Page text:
Keep in mind, though, that effort isn't everything. You shouldn't misconstrue RPE to mean that you always need to workout at level 7 or higher. Exercising at too great an intensity too often can lead to injury and fatigue, among other symptoms of overtraining.
In fact, as a CrossFit coach, I encourage all of my athletes to take at least one full rest day (do nothing day) and one active recovery day each week. On an active recovery day, you should exercise at an RPE of 2 to 4. This easy level of exercise encourages blood flow, flushes out lactic acid, loosens up stiff muscles and counteracts inflammation.
How to keep track of perceived exertion
Effectively using RPE requires diligent logging, as does any other method of tracking your fitness.
You could always go the old-fashioned route of logging RPE by hand, much like the way you'd. Make sure to write the full workout and any details that affect your effort level. For a running workout, you'd want to log pace and distance at a minimum. You could also include incline, temperature and terrain.
For a weightlifting workout, write down your sets and reps, weight loads and rest intervals. Don't just write "3x10 squat." Write "Back squat, 3x10, 150 pounds, 60 seconds rest between sets." Then log the RPE.
Here's an example of what might go in my RPE notebook:
CrossFit benchmark workout "Grace": 30 clean-and-jerks for time at 95 pounds. Time: 4 minutes, 51 seconds. RPE: 8.
If I decided to complete "Grace" again three months later, the entry might look like this:
CrossFit benchmark workout "Grace": 30 clean-and-jerks for time at 95 pounds. Time: 4 minutes, 25 seconds. RPE: 8.
According to those entries, I completed more work in less time, but felt the same. That shows I got more efficient (stronger, faster or both) at the clean-and-jerk.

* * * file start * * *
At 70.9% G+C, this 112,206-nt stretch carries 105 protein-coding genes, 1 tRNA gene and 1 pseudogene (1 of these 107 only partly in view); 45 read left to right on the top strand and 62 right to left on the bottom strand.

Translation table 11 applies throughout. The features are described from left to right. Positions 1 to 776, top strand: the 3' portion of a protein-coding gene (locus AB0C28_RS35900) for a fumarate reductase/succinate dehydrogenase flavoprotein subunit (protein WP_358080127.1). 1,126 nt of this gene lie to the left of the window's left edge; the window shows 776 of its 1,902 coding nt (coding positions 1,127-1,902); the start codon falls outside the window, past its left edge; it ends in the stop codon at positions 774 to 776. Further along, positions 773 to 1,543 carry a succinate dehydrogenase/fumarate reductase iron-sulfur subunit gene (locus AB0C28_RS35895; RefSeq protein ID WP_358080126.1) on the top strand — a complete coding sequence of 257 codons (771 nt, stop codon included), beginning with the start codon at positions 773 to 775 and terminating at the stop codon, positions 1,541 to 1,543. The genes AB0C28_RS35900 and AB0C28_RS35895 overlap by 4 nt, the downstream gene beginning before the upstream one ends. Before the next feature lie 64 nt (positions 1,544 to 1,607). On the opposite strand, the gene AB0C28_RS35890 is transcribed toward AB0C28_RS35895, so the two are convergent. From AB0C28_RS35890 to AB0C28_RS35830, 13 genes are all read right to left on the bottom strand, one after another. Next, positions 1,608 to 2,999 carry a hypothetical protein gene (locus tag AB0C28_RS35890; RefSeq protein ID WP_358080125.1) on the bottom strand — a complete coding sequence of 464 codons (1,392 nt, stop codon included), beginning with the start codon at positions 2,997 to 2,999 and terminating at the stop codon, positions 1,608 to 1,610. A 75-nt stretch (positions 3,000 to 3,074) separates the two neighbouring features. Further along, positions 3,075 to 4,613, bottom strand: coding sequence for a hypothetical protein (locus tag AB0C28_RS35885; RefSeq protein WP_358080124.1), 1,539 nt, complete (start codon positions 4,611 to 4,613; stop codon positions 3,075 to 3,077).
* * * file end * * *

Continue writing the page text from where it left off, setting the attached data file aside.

You should also note other variables that play into RPE, such as fatigue level or soreness when starting the workout. You could do the same exact workout twice, but rate the second go-around as more difficult because you were tired or sore before even beginning.
There aren't many ways to track RPE digitally, but there are some. Strava, the endurance sport-tracking app, just released a new RPE feature called Perceived Exertion, along with a feature called Fitness. These two features work together to allow app users to manually log workout intensity and view how workouts stack up over time.
Intensity, a workout app for strength training, has a nice setup based on progression tracking, which is what RPE is all about. Its many features collectively allow you to identify strengths and weaknesses among your workouts.
Loaded - Workout Journal also supports RPE tracking, along with a number of other functions.
Why use RPE?
With so many high-tech and in-depth ways to track health and fitness, you might wonder why you should use RPE. True, RPE might seem old-school, but exercising based on how you feel can offer valuable insights.
As Roche notes, "RPE is valuable because the brain incorporates countless variables to determine exertion. Heart rate is one thing, aerobic capacity another, but also everything from temperature to stress levels to sleep to energy availability."
So on the surface, RPE seems simple, but it actually meshes many fitness metrics into one.
"We have a computer in our head doing all these complex calculations every second, so if we learn to tune into those signals, it can be more powerful than any tracker," Roche said. "Plus, avoiding strict quantification of performance is usually better for love of the process."
The information contained in this article is for educational and informational purposes only and is not intended as health or medical advice. Always consult a physician or other qualified health provider regarding any questions you may have about a medical condition or health objectives.